Meghan became an instant star with her debut single and successful first album and was happy to be associated with young women accepting who they were and their body shape.

She was allegedly furious when she saw her new video had been doctored ahead of its release by making her waist look slimmer to give her a more slender silhouette.

Despite her relatively tender age, she took to social media to rant about what had happened and behind the scenes successfully ordered that the video be taken down.

In a series of Snapchat posts she said: ‘My waist is not that teeny, I had a ‘bomb’ waist that night. I don’t know why they didn’t like my waist.

‘I didn’t approve that video and it went out to the world so I’m embarrassed. I’m so sick of it, I’m over it. So I took it down until they fix it.’

Meghan’s refreshing attitude certainly heartens me as an educator and a parent in a time when young women and young girls have been bombarded with images of so-called perfection 24 hours a day in today’s media age.

It is all in stark contrast to the behaviour of so many young female stars over the past couple of decades who have – whether willingly or otherwise – allowed the music industry to exploit their sexuality to sell records.

A couple of years ago, I spoke out about what I believed was the awful example of stars like Miley Cyrus who particularly confused young girls with her dramatic change of image from the wholesome Hannah Montana Disney character she was so associated with to her new highly sexualised persona.

Our own home-grown Charlotte Church also bravely spoke out about the pressures on young female stars by the music industry just a few years ago, accusing it of having a ‘culture of demeaning women’ that forces stars to sell themselves as sex objects.  Church said she was ‘pressurised’ into wearing revealing outfits in videos by male executives when she was 19 or 20.  The star said young female artists were routinely ‘coerced into sexually demonstrative behaviour in order to hold on to their careers’.

This makes it all the more admirable that a young star like Meghan Trainor is prepared to fly in the face of that pressure to stand up for herself – and by doing so to stand up for all the legions of young women who look up to her – by standing up and being counted.

I hope it heralds in a new era of change when the young women we have been educating and bringing up feel they can say ‘no’ to the pressures which have been besetting them and do beset them. Let us hope the dinosaur music industry bosses who have bullied women into using their sexuality slink back into extinction – we can but hope.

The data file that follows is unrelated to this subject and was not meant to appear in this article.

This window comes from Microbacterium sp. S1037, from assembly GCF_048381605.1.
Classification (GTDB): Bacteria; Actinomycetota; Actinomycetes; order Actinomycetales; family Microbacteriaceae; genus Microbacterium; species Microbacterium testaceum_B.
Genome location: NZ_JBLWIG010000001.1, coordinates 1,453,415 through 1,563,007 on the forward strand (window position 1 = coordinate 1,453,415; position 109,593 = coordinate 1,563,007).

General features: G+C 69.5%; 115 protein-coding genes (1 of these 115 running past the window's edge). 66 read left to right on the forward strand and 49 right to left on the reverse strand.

One wonders whether they would be so keen to exploit women – and photo-shopping is the thin end of the wedge – if they had ever had any experience of eating disorders or teenage anxiety in their own families?

Why that School Trip Can Enrich your Child’s Life Forever

EXAM season is approaching us fast and for many parents and children, the Easter Holidays will be an anxious time of revision. I will say what I always say – time spent filling the brain as early as possible with those useful facts will pay dividends later when the facts pass from your short-term memory to your long-term memory where they are committed to memory ready for exam day!

But it is also a time when the days are getting longer and, hopefully, warmer and we start to think of the Summer Term ahead and long sunny days which will bring out the day dreamer in all of us.

Many children will be embarking on school trips – international, national, regional or just local – in the Summer Term and long holidays ahead. These can be a stretch financially for parents but they are so vital for their child’s development.

Remember what it was like if you have children – or even when you were a young child – when they or you went on a school trip for the first time: the anticipation and the excitement and the memories.

If you grew up in the 1970s and 1980s like I did, that first school trip may have been a day out at the zoo. Close your eyes and remember just how exhilarating it was to see wild animals in the flesh – to watch them, hear them and even to smell them.

These days, primary school children might be off to a farm or a city farm to see animals leap from the storybook and their imaginations into reality.

I think it is hard to underestimate just how important that experience is for them. I am sure we can all remember a similar experience and such experiences stand out in the landscape of our childhoods.